The Cardinals
Three Redbirds are hanging out in the yard lately: two males and a female. I don’t know if it’s that the males are duking it out, or if the threesome is a ménage à trois. Cardinals adapt.Three years ago a pair of them had a nest that failed, and their reaction was to start feeding some nearby baby robins. They and the parent robins got along well and kept the babies worn out gulping all the meals, all the way through the growing-up process. The end result was fine in all directions as far as I could tell.

From today’s Creatures Gazette:
DOG CLAIMS, EATS ROSE
Last year the yard man cut down one of the rosebushes. I only realized it two days ago when I saw something red blooming a foot off the ground. The poor brave bush had produced a rose from its stock, below where the grafted hybrid used to be.  Roses are not my favorite art subject but this one deserved to be noted somehow, and I fetched my sketching bag and fold-up seat. It’s beyond me how some animals know exactly what you’re paying attention to, but I had no more than opened my sketchbook when The Dog softly, finely, pulled an outermost petal from the rose and ate it. And then another. I folded my arms and watched while she ate one more. When she noticed I was watching her and not the rose, she stopped eating. And started again when I stared at the rose. We played a few rounds of this game and then we left the bedraggled flower and went into the house.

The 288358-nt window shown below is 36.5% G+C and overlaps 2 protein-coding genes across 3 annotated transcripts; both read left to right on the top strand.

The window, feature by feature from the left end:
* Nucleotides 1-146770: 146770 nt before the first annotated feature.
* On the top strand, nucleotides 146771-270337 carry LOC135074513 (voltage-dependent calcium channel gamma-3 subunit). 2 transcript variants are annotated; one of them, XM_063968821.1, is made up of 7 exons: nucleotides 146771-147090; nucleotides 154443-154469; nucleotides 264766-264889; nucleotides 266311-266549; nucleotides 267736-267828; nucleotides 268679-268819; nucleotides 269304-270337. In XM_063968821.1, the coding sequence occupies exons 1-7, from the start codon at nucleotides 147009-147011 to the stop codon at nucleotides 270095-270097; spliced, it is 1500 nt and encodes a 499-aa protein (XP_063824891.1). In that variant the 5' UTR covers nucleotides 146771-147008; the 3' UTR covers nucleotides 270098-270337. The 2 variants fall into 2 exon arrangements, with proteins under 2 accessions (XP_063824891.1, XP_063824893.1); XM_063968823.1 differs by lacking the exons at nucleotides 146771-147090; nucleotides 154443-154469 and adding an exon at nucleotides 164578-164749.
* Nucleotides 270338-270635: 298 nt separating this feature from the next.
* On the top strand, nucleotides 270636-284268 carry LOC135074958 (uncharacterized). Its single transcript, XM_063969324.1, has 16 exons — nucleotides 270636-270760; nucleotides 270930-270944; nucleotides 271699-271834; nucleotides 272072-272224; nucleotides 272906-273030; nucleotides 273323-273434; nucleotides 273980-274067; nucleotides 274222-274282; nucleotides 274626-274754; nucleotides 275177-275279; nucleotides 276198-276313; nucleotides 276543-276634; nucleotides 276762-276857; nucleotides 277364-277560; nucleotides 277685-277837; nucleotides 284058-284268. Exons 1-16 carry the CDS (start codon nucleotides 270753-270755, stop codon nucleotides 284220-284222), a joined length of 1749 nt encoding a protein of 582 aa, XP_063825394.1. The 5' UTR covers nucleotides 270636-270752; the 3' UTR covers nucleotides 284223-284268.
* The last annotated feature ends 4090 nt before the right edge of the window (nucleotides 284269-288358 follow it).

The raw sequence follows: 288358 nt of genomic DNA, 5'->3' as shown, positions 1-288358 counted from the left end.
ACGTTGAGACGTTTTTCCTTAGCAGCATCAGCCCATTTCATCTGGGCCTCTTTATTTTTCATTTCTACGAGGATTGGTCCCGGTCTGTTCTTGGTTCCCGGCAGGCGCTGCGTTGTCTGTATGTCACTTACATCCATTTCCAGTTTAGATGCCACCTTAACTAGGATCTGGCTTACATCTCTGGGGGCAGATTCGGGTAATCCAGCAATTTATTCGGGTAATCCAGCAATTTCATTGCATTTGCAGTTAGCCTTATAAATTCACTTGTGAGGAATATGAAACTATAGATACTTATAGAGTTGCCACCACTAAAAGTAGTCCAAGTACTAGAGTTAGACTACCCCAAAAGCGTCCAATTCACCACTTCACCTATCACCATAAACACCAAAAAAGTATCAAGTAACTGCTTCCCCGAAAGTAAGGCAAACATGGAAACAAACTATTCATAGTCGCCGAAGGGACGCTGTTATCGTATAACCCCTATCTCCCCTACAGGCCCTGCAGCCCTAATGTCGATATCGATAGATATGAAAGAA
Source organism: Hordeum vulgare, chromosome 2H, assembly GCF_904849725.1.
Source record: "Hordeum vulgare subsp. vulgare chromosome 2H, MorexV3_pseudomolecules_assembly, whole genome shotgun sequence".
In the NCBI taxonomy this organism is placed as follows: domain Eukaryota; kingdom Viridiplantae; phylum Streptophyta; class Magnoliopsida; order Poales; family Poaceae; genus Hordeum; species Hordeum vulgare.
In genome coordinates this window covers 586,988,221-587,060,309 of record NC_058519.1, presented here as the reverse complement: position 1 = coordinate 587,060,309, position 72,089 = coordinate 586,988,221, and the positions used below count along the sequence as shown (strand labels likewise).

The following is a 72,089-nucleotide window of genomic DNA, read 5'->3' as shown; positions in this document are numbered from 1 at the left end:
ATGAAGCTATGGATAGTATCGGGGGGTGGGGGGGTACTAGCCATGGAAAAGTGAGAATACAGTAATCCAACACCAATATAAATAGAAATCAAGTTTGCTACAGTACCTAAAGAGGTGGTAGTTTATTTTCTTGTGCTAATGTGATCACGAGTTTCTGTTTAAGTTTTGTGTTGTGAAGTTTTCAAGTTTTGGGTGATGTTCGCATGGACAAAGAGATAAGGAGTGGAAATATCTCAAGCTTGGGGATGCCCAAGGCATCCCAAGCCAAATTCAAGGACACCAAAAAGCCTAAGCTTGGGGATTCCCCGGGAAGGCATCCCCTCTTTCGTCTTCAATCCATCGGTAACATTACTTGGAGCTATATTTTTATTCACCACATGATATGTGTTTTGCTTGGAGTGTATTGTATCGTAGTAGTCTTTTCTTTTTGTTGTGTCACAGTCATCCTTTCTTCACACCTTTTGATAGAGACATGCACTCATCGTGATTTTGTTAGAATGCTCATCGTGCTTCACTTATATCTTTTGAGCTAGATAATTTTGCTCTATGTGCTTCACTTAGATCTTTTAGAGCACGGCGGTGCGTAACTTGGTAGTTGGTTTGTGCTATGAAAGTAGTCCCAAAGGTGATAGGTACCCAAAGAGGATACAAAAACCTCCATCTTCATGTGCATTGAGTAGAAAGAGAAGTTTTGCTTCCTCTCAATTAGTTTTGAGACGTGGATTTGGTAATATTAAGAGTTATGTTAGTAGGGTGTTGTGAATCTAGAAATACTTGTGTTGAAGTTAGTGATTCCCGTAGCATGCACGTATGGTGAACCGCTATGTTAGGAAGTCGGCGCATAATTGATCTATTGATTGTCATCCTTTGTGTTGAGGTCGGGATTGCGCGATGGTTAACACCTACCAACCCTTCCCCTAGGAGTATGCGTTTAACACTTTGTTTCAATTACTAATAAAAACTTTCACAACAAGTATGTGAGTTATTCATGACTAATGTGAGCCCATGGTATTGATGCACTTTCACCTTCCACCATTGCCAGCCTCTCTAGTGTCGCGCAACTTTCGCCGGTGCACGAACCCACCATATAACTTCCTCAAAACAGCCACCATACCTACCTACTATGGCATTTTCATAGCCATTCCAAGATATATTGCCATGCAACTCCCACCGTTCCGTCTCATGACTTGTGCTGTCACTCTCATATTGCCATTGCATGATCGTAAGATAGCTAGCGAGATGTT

Copyright 2017 Ruth Byrn

 

 

 

 

 

 

 

 

Welcome to Enchanted Habitat

34.7º N 92.2 W.  Little Rock, in Central Arkansas, in the United States

3/20/17 – 4/9/17

Spring Equinox, and Storm Fronts

It’s spring, and I intended to begin this blog last night with images of new-blooming flowers that are everywhere and determined to be admired. But one of our dangerous spring storm fronts was approaching then, snaking a mean red line across the TV.  A characteristic line, but I will never get used to it. Not only our flowers demand attention in spring.